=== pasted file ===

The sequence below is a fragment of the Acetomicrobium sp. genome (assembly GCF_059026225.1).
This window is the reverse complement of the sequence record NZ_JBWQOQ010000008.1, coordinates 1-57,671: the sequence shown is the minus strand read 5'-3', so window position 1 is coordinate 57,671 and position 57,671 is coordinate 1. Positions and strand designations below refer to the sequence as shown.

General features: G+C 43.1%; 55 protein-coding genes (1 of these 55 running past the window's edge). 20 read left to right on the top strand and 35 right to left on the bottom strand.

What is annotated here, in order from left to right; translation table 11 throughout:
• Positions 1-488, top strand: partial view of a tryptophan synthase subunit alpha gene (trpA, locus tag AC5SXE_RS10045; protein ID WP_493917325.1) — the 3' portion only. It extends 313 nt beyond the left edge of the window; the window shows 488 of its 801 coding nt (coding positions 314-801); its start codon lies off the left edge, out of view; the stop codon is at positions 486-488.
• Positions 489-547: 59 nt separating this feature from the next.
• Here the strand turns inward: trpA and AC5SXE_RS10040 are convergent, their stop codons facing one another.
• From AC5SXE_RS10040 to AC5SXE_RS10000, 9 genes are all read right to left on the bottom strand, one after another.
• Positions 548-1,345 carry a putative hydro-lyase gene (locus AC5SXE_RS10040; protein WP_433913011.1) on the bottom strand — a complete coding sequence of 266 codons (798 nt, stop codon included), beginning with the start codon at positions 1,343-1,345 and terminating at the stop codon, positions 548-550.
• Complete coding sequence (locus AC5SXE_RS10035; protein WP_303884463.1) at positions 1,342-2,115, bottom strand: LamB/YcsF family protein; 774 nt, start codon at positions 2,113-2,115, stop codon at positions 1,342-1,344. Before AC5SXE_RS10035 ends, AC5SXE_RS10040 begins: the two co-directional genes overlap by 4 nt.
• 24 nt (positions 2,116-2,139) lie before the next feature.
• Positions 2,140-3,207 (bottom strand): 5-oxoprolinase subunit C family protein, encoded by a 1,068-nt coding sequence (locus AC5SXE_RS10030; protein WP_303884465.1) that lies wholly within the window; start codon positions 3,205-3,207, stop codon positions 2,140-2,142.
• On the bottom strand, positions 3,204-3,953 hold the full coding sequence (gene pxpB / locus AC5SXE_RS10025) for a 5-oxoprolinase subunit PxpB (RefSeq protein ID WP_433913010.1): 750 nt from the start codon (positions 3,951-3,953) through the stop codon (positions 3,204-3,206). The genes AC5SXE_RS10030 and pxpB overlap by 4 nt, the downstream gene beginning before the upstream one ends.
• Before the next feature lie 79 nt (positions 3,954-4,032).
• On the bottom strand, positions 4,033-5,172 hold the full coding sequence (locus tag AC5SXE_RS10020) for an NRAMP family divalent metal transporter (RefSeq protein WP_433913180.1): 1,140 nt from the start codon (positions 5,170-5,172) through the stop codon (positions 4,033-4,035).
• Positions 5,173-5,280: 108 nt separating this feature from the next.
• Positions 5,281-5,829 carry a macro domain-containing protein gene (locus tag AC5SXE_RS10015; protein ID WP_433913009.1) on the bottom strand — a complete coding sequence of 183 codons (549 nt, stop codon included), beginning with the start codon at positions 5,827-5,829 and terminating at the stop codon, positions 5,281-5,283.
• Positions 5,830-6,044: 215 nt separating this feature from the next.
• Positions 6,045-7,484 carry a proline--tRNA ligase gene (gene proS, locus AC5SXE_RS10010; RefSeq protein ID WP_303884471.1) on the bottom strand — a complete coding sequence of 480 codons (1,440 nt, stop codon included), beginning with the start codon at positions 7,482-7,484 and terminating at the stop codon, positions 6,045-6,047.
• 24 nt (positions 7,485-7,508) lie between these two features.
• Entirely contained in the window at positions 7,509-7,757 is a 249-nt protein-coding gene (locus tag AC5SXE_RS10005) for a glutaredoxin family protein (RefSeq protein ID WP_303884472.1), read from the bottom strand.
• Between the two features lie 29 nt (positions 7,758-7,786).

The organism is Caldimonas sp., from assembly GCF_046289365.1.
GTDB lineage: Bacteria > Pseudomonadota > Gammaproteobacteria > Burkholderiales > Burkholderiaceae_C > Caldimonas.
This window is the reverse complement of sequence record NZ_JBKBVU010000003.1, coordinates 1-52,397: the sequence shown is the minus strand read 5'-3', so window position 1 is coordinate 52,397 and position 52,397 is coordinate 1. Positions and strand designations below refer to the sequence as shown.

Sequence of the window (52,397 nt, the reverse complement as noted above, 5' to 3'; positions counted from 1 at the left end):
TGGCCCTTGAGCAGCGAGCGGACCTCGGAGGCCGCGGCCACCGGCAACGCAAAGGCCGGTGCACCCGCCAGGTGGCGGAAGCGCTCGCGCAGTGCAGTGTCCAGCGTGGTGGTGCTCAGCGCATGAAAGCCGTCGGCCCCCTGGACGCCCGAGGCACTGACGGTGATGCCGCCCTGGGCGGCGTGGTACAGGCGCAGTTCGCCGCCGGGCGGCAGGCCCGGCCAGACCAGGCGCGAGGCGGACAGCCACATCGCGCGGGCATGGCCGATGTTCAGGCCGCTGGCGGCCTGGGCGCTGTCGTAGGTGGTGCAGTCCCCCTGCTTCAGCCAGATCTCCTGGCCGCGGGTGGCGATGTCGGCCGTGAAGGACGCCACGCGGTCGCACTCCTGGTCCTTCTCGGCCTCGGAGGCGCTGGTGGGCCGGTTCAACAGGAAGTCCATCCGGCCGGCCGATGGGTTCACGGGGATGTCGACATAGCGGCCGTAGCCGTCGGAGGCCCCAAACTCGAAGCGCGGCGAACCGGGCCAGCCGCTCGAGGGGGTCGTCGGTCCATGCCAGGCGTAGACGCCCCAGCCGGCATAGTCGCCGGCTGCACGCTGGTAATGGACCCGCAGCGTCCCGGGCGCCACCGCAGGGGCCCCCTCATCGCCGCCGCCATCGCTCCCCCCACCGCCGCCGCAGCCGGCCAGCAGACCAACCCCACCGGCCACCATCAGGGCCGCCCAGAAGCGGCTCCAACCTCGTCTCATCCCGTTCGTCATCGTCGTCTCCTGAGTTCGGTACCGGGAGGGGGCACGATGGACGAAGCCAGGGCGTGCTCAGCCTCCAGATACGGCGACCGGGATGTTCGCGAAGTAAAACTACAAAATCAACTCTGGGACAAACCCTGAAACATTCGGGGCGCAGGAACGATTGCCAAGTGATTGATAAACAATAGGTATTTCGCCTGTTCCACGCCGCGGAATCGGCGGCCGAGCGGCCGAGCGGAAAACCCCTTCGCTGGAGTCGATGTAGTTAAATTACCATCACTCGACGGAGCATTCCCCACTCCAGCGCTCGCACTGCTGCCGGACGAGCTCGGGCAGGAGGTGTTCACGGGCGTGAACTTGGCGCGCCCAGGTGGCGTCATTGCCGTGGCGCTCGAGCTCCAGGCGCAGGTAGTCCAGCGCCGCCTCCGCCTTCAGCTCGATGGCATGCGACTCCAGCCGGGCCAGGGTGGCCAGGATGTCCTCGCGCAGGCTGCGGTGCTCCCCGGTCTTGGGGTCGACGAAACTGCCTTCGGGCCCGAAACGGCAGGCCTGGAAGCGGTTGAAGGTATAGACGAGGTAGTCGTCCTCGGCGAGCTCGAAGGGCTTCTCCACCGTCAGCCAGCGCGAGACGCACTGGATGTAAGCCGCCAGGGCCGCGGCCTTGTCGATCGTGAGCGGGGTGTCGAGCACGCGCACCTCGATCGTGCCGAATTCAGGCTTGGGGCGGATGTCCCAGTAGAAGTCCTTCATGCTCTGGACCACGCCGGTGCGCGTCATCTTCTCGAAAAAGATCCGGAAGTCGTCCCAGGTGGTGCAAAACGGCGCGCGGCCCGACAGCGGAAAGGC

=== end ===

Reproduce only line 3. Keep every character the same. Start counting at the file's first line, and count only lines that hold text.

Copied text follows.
General features: G+C 43.1%; 55 protein-coding genes (1 of these 55 running past the window's edge). 20 read left to right on the top strand and 35 right to left on the bottom strand.